Ben More (South Uist) 14.07.2015

At 2034 feet, South Uist’s Ben More may not be one of the highest of that name in Scotland, but it is the only Graham and the highest mountain on the island, where we were spending a two week holiday.  This of course made it irresistible to me.  We’d been monitoring the weather forecasts for some time to ensure that we picked a good day for the ascent, and we weren’t disappointed.  In fact, this was to be one of the few days during our stay that the summit was free of cloud for the whole day.

There are very few paths on South Uist, but we did manage to find an old peat cutters’ track that led towards the foot of Ben More and only left us with around half a mile of bog to cross before the going eased as we started to gain height.


The peat-cutters’ track that leads towards Ben More


Nameless lochan at the foot of the ascent route (well, there’s no name on the map)

We were surprised to find that there was a faint path leading up the mountain, though it was quite easy to lose it in the heather and peat hags that we encountered at intervals.

As we gained height, St Kilda appeared on the western horizon, and I was surprised at just how big it appeared to be, given its distance.  Both Hirta and Boreray were very clear and seeing them certainly intensified my desire to get there someday.


Superb retrospective views all the way up

Most of the ascent is really quite easy and pleasant, with improving views all the time.  The view across to Hecla and Ben Corrodale is particularly impressive.  I had really wanted to do a grand traverse of all three mountains from Loch Skipport in the north to Loch Eynort in the south, but the complete absence of public transport to either end of the route meant that I had been unable to organise this, although it did occur to me that this traverse could be incorporated into a longer backpacking route, with an overnight stop at Uisinis bothy.  Food for thought for the future…

Not long before reaching the summit ridge, we had a superb view of a white-tailed eagle soaring directly overhead, though unfortunately it was still too far away for us to be able to take a photo with the camera we were using.

The highlight of the route is undoubtedly the summit ridge.  This offers pleasant easy scrambling in places, with impressive drops on both sides and a traverse path for the cautious.  Never able to resist anything like this, I tried to stick as closely as possible to the crest, which was relatively easy as the day was calm – something of a rarity in these parts!


Looking back along the summit ridge

The views from the summit were every bit as good as I had expected, ranging from St Kilda in the west to Ben More on Mull in the east, with the hills of Harris, Skye and Rum all clearly visible.  Even the diminutive hills on Coll and Tiree could be picked out.  Closer to hand, the view down into the wild Glen Hellisdale was awe-inspiring, with Ben Corrodale and Hecla standing proudly behind it.  The contrast between the western side of the island with its flat machair and endless sandy beaches, and the wild, uninhabited mountains of the east was really quite striking.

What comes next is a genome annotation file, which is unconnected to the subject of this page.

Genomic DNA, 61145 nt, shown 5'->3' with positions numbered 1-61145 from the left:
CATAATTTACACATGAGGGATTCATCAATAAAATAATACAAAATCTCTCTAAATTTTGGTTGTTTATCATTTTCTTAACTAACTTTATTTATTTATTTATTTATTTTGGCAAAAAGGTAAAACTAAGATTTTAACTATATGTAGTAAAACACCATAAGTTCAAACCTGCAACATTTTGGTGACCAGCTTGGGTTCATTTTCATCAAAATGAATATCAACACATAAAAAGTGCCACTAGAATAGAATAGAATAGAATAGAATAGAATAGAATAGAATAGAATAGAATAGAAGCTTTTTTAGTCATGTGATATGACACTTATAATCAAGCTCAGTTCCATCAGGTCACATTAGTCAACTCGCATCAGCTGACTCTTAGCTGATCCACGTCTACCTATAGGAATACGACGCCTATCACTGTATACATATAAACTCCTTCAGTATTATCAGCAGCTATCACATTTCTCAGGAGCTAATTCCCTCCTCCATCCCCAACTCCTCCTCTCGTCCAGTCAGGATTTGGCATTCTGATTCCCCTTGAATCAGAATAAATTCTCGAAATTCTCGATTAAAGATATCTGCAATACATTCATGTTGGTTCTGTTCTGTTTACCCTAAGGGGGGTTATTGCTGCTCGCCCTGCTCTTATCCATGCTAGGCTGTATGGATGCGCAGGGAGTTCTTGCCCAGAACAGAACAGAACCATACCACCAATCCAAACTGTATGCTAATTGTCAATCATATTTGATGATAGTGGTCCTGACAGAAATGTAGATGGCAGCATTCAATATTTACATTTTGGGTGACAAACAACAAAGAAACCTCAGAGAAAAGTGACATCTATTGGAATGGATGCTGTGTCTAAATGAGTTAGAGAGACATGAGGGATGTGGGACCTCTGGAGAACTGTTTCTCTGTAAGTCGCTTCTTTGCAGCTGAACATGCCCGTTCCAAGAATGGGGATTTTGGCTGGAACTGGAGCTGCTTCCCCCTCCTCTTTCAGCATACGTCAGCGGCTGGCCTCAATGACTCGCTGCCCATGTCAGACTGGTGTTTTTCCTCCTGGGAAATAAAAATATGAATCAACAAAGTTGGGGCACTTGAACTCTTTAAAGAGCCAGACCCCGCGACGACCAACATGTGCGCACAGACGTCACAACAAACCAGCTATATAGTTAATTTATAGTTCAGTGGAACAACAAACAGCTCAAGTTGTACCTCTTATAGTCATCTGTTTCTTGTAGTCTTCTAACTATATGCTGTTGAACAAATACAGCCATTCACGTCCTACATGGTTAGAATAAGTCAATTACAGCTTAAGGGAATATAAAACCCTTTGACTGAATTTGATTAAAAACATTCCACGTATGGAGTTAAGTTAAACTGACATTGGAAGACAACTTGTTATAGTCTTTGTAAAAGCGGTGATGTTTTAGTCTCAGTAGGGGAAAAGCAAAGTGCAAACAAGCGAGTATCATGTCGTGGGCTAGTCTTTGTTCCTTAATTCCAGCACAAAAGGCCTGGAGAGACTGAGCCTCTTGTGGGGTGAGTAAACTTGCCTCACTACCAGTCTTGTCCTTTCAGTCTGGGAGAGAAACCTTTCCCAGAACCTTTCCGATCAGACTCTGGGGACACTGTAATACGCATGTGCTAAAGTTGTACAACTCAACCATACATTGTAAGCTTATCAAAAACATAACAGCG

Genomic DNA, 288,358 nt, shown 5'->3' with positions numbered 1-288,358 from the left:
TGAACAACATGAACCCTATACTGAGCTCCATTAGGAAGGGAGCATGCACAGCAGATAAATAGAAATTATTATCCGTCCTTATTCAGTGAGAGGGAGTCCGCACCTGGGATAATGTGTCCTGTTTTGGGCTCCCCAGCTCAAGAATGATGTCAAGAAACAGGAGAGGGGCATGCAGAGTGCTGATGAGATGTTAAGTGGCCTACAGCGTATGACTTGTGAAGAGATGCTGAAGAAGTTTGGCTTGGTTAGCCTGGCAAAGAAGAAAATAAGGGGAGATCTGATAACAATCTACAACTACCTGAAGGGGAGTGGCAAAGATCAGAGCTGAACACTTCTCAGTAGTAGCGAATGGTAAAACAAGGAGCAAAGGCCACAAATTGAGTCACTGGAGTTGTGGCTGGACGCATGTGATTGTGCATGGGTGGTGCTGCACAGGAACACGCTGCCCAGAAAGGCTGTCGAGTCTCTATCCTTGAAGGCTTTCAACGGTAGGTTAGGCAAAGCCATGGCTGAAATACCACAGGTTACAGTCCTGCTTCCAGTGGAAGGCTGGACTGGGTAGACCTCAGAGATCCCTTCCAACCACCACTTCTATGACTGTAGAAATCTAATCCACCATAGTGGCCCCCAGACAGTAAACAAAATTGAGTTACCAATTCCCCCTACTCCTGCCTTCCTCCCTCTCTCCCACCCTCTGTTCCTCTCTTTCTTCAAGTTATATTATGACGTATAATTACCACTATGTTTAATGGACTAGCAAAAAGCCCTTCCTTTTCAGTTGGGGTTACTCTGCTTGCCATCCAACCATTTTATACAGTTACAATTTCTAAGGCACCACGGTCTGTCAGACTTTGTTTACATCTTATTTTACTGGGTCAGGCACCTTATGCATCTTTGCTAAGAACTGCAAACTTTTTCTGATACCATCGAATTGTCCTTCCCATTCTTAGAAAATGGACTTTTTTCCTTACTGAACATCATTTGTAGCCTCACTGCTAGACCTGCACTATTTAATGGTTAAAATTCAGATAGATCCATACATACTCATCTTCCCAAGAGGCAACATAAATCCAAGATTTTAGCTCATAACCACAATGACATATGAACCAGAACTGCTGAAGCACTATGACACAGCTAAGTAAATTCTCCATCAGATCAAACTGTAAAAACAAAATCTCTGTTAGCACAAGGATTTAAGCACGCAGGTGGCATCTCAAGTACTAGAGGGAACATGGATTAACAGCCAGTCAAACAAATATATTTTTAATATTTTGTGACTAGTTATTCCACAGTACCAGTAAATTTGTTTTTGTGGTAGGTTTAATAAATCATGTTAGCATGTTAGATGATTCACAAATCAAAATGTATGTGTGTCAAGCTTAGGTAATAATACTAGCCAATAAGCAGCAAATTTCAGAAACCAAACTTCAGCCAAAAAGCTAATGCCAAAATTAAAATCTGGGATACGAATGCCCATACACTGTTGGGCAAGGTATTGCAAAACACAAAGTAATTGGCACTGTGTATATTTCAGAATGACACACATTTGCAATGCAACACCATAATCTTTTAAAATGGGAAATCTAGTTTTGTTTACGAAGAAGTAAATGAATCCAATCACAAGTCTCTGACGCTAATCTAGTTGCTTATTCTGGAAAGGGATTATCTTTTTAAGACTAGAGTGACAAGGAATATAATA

Looking down into Glen Hellisdale

An enormous cleft splits the north face of the mountain, and it looked as though it was possible to walk round the head of it and up to a promontory to its east, so I decided to go and take a look.  Walking away from the summit, we were accompanied by a couple of golden plovers for some time, both of which came obligingly close enough for photographs.


A golden plover poses for a photo

Looking down into the cleft was really quite awe-inspiring, and it looked to me as though it would be possible to climb up it from the glen below, though I doubt that anybody ever does as there are no doubt easier routes even from this side.  Apparently the cliffs on the northern side hold some interesting climbs, first recorded in the 1930s, and given their isolation, probably little repeated since then.


Admiring the view into Glen Hellisdale

I usually dislike going up and down the mountain via the same route, but on this occasion I was more than happy as it allowed me to repeat the summit ridge and to enjoy uninterrupted views across the machair and over to St Kilda.


Returning along the summit ridge


It seemed to take no time at all to reach the bog at the bottom.  As we were passing the lochan again, we noticed a diver out on the water.  Although it was too far away to be absolutely certain, we decided that it was probably a red-throated diver, a first for me.


Looking across to Eaval on North Uist, with the hills of Harris in the background


Ben Corrodale and Hecla


The views on the way down were just as good as on the way up


The (presumed) red-throated diver with chick

Some photos by Georgina Collins

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